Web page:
Albert is a Duck Billed Platypus and he has escaped from Adelaide Zoo to find the Old Australia where animals still rule their old kingdoms. Weighed down by the trauma of being captured when he was younger and the death of his mother he feels that anything is better than the zoo. He first runs into Jack, a Wombat with a penchant for starting fires, but handy with both sardines and tea. This leads him to his first adventure, but no sooner is he left to his own devices than he gets into trouble again. On the way we have bar tending kangaroos, an American racoon some barmy bandicoots and more than a fair share of dingoes. It is all set in the outback and has a feeling of the Wild West about the settings and story line, but with a great dollop of Aussie culture smack in the middle of it.
As I said I thought this was going to be funny, but it is freely a human story using the animals as the vehicles to take that forward. We still do have their characteristics being given to all the animals but underneath there are almost lessons for man and his self destructive nature.
Howard L. Anderson has an easy writing style that both flows and is accessible and I found this to be quite compelling once it got going. So if you are up for a story of gun totin marsupials with a few messages along the way, this could be the one for you.
Most Recent Customer Reviews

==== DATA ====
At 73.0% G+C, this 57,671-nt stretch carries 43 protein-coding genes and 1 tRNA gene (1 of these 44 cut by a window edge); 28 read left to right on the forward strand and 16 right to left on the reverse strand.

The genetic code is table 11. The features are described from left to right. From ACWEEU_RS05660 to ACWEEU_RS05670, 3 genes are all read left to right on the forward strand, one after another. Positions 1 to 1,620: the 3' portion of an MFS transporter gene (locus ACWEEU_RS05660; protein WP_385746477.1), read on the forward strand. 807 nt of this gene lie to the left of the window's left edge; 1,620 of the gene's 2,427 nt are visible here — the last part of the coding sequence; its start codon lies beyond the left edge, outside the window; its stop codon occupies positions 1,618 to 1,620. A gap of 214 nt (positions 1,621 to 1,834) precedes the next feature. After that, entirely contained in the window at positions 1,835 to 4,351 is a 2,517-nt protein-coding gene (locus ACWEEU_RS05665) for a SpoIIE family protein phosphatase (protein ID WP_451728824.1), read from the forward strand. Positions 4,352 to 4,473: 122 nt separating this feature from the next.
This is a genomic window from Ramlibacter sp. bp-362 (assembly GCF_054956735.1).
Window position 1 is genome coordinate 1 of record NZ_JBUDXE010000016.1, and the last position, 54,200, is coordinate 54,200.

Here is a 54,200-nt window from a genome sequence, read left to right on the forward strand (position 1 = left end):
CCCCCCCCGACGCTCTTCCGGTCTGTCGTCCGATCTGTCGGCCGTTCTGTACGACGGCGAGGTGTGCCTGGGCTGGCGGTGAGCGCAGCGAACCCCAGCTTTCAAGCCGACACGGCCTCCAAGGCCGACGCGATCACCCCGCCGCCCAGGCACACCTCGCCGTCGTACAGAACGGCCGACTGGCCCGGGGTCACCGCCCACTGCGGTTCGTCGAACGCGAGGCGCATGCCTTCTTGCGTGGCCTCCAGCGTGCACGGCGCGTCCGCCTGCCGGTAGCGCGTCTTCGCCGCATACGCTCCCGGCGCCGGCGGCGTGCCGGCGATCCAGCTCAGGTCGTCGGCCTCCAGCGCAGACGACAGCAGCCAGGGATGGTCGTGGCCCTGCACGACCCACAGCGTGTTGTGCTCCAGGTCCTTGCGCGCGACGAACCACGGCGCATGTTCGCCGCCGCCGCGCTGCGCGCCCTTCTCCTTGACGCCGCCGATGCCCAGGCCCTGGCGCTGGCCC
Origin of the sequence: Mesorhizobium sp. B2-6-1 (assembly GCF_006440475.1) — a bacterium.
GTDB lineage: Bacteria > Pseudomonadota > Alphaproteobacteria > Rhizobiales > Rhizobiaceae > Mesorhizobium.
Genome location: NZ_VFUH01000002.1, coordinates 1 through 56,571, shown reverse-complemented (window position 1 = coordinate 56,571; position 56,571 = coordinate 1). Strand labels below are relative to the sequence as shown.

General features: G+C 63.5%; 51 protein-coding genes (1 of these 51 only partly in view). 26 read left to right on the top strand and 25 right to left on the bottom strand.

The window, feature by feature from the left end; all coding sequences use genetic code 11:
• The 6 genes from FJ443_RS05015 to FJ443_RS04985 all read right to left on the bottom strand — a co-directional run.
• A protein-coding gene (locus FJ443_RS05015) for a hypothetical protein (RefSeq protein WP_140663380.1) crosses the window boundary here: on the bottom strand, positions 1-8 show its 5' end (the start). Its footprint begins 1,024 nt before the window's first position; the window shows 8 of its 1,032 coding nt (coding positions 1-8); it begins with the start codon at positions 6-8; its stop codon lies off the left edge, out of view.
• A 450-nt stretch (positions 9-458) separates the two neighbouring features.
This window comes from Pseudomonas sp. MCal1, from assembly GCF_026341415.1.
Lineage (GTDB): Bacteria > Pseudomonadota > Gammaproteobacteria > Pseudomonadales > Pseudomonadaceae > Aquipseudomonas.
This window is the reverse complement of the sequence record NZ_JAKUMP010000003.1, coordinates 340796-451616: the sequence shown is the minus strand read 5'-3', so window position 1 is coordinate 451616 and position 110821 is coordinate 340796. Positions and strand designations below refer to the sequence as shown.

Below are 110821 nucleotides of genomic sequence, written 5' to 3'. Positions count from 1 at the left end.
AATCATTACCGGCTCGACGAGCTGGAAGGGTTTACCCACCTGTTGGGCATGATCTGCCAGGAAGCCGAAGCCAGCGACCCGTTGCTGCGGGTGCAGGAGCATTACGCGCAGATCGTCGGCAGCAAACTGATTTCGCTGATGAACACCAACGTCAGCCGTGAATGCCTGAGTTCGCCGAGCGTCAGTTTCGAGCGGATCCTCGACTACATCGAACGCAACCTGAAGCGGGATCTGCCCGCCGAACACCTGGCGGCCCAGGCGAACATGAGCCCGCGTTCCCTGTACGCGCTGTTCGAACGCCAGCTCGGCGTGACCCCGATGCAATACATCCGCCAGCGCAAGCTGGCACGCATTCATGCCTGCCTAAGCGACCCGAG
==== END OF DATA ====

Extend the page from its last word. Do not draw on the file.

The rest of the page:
Very entertaining and amusing book I would recommend to men and women of all agesPublished 6 months ago by Richs
This is a glorious romp of a novel. It is a classic story of friendship loyalty and heroism. It is a full on blood and guts western set in the bad lands of Australia, a rip... Read morePublished on 19 Mar. 2014 by Kindle Customer
They say you should never judge a book by its cover but you should surely be able to judge one by its promotional blurb. Read morePublished on 1 Dec. 2013 by IWFIcon
The blurb for this book looked quite promising, if a little silly. A duck-billed platypus, on the run from the zoo where he has been housed for some years, has a number of (rather... Read morePublished on 19 Sept. 2013 by Glasgow Dreamer
The title is inviting - but it's a dull party. We have a routine story, often padded, which I managed to finish only by skipping passages too purple even for Precious Bane. Read morePublished on 14 July 2013 by T. Russell
I enjoyed this book. There is a rip-roaring heart to it that just gallops away. Part western, part gangster, part Redwall with a healthy dash of Ned Kelly- there is a poignancy... Read morePublished on 24 Jun. 2013 by Jack Chakotay
I really have no idea what to say about this crazy Western-style tale featuring a platypus.
One the one hand it was quite a fun adventure, but on the other it was filled... Read more
As other reviewers have pointed, Albert of Adelaide is not a kids book. What it is is a colourful tale about talking marsupials which caught me totally by surprise. Read morePublished on 23 Mar. 2013 by Mr. A. Mcgregor
I almost wish that I liked this much more than I did. It is a little different to the norm and it is a little quirky but I think that it would have worked far better if it was... Read morePublished on 2 Dec. 2012 by The Emperor